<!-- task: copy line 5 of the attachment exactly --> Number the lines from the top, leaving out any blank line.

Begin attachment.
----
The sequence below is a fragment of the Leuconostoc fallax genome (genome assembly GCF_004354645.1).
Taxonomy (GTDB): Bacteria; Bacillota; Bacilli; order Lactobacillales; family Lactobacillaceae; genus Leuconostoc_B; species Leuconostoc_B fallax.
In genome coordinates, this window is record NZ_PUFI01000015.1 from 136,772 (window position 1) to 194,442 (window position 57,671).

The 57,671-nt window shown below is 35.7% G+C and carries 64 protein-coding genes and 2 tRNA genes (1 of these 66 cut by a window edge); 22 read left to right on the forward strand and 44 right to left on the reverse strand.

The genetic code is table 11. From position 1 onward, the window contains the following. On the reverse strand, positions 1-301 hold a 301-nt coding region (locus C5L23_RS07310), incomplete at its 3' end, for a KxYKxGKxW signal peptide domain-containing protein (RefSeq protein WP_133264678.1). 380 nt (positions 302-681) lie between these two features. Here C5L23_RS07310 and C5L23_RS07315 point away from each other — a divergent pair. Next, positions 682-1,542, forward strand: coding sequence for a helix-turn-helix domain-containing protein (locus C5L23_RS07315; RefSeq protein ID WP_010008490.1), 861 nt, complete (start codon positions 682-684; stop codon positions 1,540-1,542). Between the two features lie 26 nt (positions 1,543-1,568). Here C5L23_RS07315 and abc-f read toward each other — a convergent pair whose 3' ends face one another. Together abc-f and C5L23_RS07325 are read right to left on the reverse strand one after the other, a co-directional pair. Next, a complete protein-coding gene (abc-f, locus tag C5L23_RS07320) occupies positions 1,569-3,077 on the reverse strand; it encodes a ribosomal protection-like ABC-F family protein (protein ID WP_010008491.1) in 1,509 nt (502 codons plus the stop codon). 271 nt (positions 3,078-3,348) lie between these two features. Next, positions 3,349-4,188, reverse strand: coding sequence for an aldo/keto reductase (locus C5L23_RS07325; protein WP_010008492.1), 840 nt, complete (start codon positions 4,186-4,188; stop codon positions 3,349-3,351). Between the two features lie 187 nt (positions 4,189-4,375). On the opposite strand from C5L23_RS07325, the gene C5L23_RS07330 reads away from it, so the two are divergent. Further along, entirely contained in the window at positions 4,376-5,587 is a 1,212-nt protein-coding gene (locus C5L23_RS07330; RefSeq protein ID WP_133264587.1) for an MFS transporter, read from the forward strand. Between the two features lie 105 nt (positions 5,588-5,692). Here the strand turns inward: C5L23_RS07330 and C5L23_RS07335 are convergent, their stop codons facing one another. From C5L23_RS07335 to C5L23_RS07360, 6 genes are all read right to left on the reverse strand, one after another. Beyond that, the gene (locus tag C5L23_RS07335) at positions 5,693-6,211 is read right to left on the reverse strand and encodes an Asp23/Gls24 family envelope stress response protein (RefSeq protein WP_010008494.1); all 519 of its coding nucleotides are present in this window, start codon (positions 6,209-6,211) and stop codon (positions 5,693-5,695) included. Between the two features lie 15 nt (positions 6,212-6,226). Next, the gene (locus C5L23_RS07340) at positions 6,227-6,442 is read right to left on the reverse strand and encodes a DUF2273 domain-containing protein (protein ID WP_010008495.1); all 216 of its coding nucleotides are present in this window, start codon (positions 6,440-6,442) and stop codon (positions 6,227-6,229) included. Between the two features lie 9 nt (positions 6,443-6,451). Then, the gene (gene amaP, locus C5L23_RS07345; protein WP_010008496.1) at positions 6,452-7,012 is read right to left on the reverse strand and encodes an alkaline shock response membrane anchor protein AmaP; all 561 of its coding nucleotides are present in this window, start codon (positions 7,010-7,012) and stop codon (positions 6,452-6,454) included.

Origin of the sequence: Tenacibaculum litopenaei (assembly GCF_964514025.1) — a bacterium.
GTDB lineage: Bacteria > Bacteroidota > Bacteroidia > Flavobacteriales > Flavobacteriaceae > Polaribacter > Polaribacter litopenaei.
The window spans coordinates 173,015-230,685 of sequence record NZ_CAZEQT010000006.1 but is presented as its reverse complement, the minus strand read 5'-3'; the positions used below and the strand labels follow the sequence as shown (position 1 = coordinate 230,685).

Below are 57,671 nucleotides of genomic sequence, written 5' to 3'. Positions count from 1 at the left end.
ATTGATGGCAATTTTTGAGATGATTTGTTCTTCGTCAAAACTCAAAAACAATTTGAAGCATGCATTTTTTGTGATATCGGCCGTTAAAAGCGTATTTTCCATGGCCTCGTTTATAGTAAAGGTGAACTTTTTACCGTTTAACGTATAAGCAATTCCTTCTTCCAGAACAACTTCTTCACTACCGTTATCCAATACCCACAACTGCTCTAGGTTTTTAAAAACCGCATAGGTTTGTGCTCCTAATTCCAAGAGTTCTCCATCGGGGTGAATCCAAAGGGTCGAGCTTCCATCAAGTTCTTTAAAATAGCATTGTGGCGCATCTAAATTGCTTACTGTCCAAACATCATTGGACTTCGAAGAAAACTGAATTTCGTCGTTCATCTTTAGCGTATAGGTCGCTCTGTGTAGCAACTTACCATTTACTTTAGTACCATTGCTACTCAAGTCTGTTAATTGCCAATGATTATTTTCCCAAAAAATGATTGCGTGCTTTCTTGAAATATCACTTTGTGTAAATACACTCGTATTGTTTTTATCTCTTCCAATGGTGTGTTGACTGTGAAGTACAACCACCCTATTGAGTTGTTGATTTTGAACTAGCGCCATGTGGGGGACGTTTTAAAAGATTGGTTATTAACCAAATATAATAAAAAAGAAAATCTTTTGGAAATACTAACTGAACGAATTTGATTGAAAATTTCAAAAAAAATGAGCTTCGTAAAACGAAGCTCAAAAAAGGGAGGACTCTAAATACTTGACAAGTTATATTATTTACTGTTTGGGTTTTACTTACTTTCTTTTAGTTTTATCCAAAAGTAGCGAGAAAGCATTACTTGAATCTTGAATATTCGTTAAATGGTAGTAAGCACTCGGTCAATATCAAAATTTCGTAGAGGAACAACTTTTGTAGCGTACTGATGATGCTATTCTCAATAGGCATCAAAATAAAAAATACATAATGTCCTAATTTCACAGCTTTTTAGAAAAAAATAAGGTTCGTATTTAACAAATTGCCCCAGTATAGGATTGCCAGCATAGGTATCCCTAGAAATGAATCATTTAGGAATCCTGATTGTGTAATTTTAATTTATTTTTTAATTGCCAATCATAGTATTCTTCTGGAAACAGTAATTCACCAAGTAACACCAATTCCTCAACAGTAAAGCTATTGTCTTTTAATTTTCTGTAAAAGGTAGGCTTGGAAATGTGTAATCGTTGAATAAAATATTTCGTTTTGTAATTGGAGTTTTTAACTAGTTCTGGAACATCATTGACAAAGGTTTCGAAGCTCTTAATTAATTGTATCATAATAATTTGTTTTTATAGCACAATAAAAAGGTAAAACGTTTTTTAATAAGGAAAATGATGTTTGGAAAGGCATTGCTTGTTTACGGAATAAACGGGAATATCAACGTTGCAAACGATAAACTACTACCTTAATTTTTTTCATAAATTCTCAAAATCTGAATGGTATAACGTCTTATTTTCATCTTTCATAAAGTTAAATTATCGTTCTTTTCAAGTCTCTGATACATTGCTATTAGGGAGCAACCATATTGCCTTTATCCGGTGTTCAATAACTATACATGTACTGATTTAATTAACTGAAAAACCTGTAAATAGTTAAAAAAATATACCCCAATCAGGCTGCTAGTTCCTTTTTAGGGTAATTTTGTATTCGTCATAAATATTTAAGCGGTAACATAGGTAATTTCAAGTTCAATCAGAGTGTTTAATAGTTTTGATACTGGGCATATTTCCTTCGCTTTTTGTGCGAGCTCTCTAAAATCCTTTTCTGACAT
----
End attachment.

The genetic code is table 11. From position 1 onward, the window contains the following. On the reverse strand, positions 1-301 hold a 301-nt coding region (locus C5L23_RS07310), incomplete at its 3' end, for a KxYKxGKxW signal peptide domain-containing protein (RefSeq protein WP_133264678.1). 380 nt (positions 302-681) lie between these two features. Here C5L23_RS07310 and C5L23_RS07315 point away from each other — a divergent pair. Next, positions 682-1,542, forward strand: coding sequence for a helix-turn-helix domain-containing protein (locus C5L23_RS07315; RefSeq protein ID WP_010008490.1), 861 nt, complete (start codon positions 682-684; stop codon positions 1,540-1,542). Between the two features lie 26 nt (positions 1,543-1,568). Here C5L23_RS07315 and abc-f read toward each other — a convergent pair whose 3' ends face one another. Together abc-f and C5L23_RS07325 are read right to left on the reverse strand one after the other, a co-directional pair. Next, a complete protein-coding gene (abc-f, locus tag C5L23_RS07320) occupies positions 1,569-3,077 on the reverse strand; it encodes a ribosomal protection-like ABC-F family protein (protein ID WP_010008491.1) in 1,509 nt (502 codons plus the stop codon). 271 nt (positions 3,078-3,348) lie between these two features. Next, positions 3,349-4,188, reverse strand: coding sequence for an aldo/keto reductase (locus C5L23_RS07325; protein WP_010008492.1), 840 nt, complete (start codon positions 4,186-4,188; stop codon positions 3,349-3,351). Between the two features lie 187 nt (positions 4,189-4,375). On the opposite strand from C5L23_RS07325, the gene C5L23_RS07330 reads away from it, so the two are divergent. Further along, entirely contained in the window at positions 4,376-5,587 is a 1,212-nt protein-coding gene (locus C5L23_RS07330; RefSeq protein ID WP_133264587.1) for an MFS transporter, read from the forward strand. Between the two features lie 105 nt (positions 5,588-5,692). Here the strand turns inward: C5L23_RS07330 and C5L23_RS07335 are convergent, their stop codons facing one another. From C5L23_RS07335 to C5L23_RS07360, 6 genes are all read right to left on the reverse strand, one after another. Beyond that, the gene (locus tag C5L23_RS07335) at positions 5,693-6,211 is read right to left on the reverse strand and encodes an Asp23/Gls24 family envelope stress response protein (RefSeq protein WP_010008494.1); all 519 of its coding nucleotides are present in this window, start codon (positions 6,209-6,211) and stop codon (positions 5,693-5,695) included. Between the two features lie 15 nt (positions 6,212-6,226). Next, the gene (locus C5L23_RS07340) at positions 6,227-6,442 is read right to left on the reverse strand and encodes a DUF2273 domain-containing protein (protein ID WP_010008495.1); all 216 of its coding nucleotides are present in this window, start codon (positions 6,440-6,442) and stop codon (positions 6,227-6,229) included. Between the two features lie 9 nt (positions 6,443-6,451). Then, the gene (gene amaP, locus C5L23_RS07345; protein WP_010008496.1) at positions 6,452-7,012 is read right to left on the reverse strand and encodes an alkaline shock response membrane anchor protein AmaP; all 561 of its coding nucleotides are present in this window, start codon (positions 7,010-7,012) and stop codon (positions 6,452-6,454) included.